The silence was nerve-wracking.
During Tuesday's "Augusta Day" meetings in Atlanta, hardly a word was said about the Augusta-Richmond County Coliseum Authority. The city is crying out for reform of this bewildering body, but last year Augusta's state senators and representatives couldn't agree on how to change its enabling legislation and nothing got done.
Something is in the works again this session, Rep. Quincy Murphy , the legislative delegation's chairman, said Friday. A bill is being hammered out that would bring authority members' terms in sync with the Augusta commissioners or state legislators who appoint them, meaning there would be no more scenarios like Mayor Pro Tem Alvin Mason counting the days until he can remove predecessor Bernard Harper's appointment, Willie Law .
Other language being drafted would give the commission power to remove authority members with seven votes. Another proposal is to require that appointments have some relevant background, such as in entertainment, management, finance or law.
"I'm cautiously optimistic," Mr. Murphy said of getting something passed. "We agree that everyone who's appointed to the authority should be held accountable."
MAKING SENSE OF LAW: A lot of people are wondering what Mr. Law is up to in leading the authority's Long-Range Planning Committee, whose paltry quorum Friday came up with the idea of joining up with the commission on a bond issuance to guarantee a flow of tax funds.
Long range? Mr. Mason says he'll boot Mr. Law the minute it's legally possible, which will be in six weeks.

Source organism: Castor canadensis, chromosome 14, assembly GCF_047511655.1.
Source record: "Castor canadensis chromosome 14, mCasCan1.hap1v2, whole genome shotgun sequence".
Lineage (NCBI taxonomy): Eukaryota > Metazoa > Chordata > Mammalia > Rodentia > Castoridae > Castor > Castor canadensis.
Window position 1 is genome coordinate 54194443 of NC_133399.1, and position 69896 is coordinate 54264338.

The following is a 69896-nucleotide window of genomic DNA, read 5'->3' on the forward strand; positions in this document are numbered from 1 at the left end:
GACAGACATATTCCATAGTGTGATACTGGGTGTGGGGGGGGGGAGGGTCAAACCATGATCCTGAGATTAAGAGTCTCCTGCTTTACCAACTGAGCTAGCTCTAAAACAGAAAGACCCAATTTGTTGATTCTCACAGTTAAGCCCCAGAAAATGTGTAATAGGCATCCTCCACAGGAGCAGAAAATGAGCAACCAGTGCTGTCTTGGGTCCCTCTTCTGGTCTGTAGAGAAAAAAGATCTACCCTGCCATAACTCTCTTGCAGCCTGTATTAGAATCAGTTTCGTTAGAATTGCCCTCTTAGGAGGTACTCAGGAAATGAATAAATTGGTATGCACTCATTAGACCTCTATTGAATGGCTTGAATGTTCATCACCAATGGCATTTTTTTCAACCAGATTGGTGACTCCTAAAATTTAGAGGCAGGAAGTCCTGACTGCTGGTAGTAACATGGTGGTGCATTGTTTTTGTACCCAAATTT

I expected a circus at the committee's first meeting Friday, but once Mr. Law got past delusions of running the trade, exhibit and event center, he made a good point: The authority has obliterated its goodwill in the community and needs to start justifying its existence if it wants to continue receiving public money.
Why does he care at this point? He says it's about his legacy.
"I've got a passion," Mr. Law said. "I just want to set us on the right path before I leave, if nothing else."
It's too bad it took this long.
I SEE AN EMPTY SEAT AND AN ALBATROSS WITH NO OWNER: Along with fixing the authority, the legislative delegation also has yet to replace former member Adrian Arnold , who resigned last fall. The seat's been empty ever since. The way things are now, maybe that's a good thing.
ELEPHANT IN THE ROOM: Richard Isdell made the trip to Augusta Day, both as chairman of the coliseum authority and president of the Augusta-Richmond County Committee for Good Government. He said no one wanted to talk about changing the authority. He said he asked Sen. J.B. Powell about it, and with a hand movement he answered that the outlook is "wavy."
Commissioner Joe Bowles, a frequent authority critic, also tried to broach the subject. As a meeting between commissioners and lawmakers was breaking up, Commissioner Corey Johnson asked whether there was any way for the city to tap into money the Utilities Department takes in from water and sewer customers. Commissioner Don Grantham said those funds are off limits.
"If you're talking about people that have a lot of money and don't need it," Mr. Bowles said, "let's talk about the civic center."
But apparently no one wanted to. Maybe it'll be taken up Monday when commissioners and legislators meet a second time.